I am 16, going on 44: Nic MacPhee confronts aging


I was the person always asked for my ID.

When I was very large and pregnant with my first child a woman came up to me and sympathetically said how sorry she was for me. She said being a teen mother was going to be challenging. I was 28 years old.

When asked to describe myself through my 20’s and 30’s I would always say I was young at heart. I felt like a 26 year old trapped in a 35, 36, 37, 38 year old body.

I find myself more comfortable with kids and young people. They don’t judge you for being silly and light-hearted. They don’t care if you can make small talk or have a university degree. You can just chat about the owl on their shirt and they are delighted with the conversation.


Recently after dropping off my son’s friend the other day, I noticed that something was the matter with my son. He was very quiet, and not himself. I asked him what was wrong and in a roundabout way he asked me to stop acting so happy and that I was embarrassing him. Gasp.

How had I turned into that mother? I was in my mind’s eye, the young hip Mum that was fun to be around. Apparently not to my 12 year boy.

I was shelving DVD’s yesterday at the Library where I work. I was squatting down to put some on the lower shelf. Upon standing my hip made this terrifyingly loud snap sound. I looked over at the young patron (in his late 20’s) standing beside me and apologetically said “It’s my hip”. Good god how did I turn into that person?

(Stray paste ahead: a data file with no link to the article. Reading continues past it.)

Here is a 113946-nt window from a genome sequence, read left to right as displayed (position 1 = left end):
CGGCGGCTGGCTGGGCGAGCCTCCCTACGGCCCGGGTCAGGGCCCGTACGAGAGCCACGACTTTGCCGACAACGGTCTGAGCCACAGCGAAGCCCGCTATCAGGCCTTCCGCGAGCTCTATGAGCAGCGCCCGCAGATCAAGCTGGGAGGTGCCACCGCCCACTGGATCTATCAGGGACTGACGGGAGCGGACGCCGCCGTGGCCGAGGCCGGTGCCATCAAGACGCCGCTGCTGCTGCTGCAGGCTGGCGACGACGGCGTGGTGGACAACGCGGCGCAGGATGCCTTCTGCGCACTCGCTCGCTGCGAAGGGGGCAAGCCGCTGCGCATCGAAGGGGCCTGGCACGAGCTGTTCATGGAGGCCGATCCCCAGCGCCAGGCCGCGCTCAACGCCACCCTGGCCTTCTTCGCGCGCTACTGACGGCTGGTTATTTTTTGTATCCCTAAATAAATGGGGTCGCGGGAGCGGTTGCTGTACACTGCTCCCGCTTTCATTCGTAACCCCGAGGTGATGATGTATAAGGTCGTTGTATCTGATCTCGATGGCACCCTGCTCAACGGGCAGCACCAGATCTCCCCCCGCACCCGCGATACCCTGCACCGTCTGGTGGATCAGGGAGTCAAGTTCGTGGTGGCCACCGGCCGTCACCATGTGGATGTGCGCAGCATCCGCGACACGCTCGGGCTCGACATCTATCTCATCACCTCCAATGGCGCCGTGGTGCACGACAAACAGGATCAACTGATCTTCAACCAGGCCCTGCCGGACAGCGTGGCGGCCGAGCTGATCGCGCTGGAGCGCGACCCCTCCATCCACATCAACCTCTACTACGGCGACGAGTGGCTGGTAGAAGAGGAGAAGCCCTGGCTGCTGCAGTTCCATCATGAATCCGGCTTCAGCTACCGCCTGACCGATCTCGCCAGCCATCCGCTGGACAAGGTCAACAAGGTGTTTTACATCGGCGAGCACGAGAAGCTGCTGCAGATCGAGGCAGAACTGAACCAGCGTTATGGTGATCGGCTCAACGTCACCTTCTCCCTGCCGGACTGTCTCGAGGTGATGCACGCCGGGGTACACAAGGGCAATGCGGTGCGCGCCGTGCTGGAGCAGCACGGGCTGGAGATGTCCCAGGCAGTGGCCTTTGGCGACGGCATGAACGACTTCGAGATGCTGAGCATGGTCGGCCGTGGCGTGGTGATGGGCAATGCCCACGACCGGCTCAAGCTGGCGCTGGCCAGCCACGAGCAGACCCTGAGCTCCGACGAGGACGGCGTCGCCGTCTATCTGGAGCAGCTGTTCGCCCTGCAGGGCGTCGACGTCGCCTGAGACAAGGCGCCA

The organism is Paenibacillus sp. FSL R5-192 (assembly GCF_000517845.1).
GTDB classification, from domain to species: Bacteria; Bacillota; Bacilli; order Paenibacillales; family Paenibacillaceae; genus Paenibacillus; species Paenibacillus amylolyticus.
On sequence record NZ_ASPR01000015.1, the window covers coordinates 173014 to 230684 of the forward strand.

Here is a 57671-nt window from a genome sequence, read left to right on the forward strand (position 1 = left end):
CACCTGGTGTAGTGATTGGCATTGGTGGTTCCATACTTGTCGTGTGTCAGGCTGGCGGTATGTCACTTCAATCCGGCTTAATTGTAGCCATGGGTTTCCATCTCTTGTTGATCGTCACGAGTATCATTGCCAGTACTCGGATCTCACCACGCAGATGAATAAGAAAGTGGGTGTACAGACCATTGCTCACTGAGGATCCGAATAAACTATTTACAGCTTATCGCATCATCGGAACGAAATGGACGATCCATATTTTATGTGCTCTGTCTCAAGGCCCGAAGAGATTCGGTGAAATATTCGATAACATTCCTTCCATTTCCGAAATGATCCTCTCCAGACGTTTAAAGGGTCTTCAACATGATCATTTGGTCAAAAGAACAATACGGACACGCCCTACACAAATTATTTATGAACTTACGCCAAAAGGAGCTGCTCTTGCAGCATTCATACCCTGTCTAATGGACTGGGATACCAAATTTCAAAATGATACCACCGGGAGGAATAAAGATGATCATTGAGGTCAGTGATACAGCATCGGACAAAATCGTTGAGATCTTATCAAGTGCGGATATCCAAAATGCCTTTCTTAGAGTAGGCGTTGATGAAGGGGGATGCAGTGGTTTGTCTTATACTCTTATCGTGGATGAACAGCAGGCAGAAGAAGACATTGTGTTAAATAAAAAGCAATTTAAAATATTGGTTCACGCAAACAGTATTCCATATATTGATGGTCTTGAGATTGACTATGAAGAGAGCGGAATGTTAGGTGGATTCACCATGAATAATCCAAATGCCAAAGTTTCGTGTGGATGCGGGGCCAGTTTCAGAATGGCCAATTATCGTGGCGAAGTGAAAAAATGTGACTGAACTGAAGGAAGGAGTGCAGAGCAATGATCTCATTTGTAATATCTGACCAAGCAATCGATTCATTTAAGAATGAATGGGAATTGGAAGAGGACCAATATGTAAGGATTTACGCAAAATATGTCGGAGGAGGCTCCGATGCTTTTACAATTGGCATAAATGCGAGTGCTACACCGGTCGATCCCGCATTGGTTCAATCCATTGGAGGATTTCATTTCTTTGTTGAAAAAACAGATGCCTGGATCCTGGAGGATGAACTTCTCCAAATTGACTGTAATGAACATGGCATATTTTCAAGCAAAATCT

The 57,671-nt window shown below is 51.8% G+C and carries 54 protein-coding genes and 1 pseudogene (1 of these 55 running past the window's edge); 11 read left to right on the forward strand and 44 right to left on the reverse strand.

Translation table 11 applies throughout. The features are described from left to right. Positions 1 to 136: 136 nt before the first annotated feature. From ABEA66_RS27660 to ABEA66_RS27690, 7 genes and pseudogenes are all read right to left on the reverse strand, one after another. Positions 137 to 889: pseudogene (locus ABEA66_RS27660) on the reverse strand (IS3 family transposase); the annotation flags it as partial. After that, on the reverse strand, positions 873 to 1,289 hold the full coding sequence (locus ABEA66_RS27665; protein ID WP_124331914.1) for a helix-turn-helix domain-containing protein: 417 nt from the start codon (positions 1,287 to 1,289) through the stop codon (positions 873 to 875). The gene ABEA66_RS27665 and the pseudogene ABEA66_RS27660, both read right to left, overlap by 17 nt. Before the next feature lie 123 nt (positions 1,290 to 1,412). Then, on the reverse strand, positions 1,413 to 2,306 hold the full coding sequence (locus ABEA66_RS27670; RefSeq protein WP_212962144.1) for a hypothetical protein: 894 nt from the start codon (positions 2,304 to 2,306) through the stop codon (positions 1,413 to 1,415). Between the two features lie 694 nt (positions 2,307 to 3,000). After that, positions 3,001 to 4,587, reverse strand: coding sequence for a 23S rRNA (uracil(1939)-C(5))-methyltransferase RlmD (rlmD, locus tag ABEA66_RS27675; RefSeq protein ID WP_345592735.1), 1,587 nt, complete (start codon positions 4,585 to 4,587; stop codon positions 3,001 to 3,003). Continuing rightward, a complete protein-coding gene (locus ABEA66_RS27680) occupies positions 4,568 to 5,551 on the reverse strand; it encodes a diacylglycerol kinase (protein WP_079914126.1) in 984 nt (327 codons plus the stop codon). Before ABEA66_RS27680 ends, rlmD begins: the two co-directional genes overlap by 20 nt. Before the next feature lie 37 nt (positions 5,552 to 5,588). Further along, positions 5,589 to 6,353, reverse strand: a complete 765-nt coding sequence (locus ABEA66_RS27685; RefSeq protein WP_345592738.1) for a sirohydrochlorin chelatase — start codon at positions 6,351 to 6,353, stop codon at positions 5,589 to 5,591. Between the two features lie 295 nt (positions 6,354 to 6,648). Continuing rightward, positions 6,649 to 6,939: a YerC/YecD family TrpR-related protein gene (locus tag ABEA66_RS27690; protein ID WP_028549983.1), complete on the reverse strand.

It all started when I turned 40.

My body started to change. The metabolism I could always count on started to fail me and slow right down. Wrinkles started to creep in. Sun spots started showing up on my face and hands, then arms and legs (if I had only listened to my mother and put on the sunscreen when she told me too). Words like perimenopause started peeking into my vocabulary. Then hot flashes began at the most inopportune times like in the middle of Storytime with a packed room full of caregivers and children. I even think I am developing arthritis in my right pinky.

At junior book club around Christmas one of the young participants with all seriousness asked me if I had put tinsel in my hair. Umm, ya, no, it’s not tinsel. Big sigh.


I find myself tisking at my reflection in the mirror disappointed at what I see.

I have yearly ECG’s done due to a horrific family history of heart disease. The results have always come back fantastic. Not my last one. It showed that I may have had a heart attack. Gulp. I am 43 years old. I had more tests done and it apparently was a false positive but it really truly scared the crap out of me.

It was a wake-up call for taking care and loving me.

I realized that I don’t want to be in my 50’s and 60’s and really have a heart attack because I didn’t exercise, or have diabetes because I ate whatever I wanted. So I started walking and the feeling it gave me was happiness. Happiness that I still had strong legs that could carry me through my 40’s and beyond. Happiness and gratefulness for the aging woman I am becoming. May I continue to embarrass my children with my young at heart and silly ways but with streaks of tinsel through my hair.

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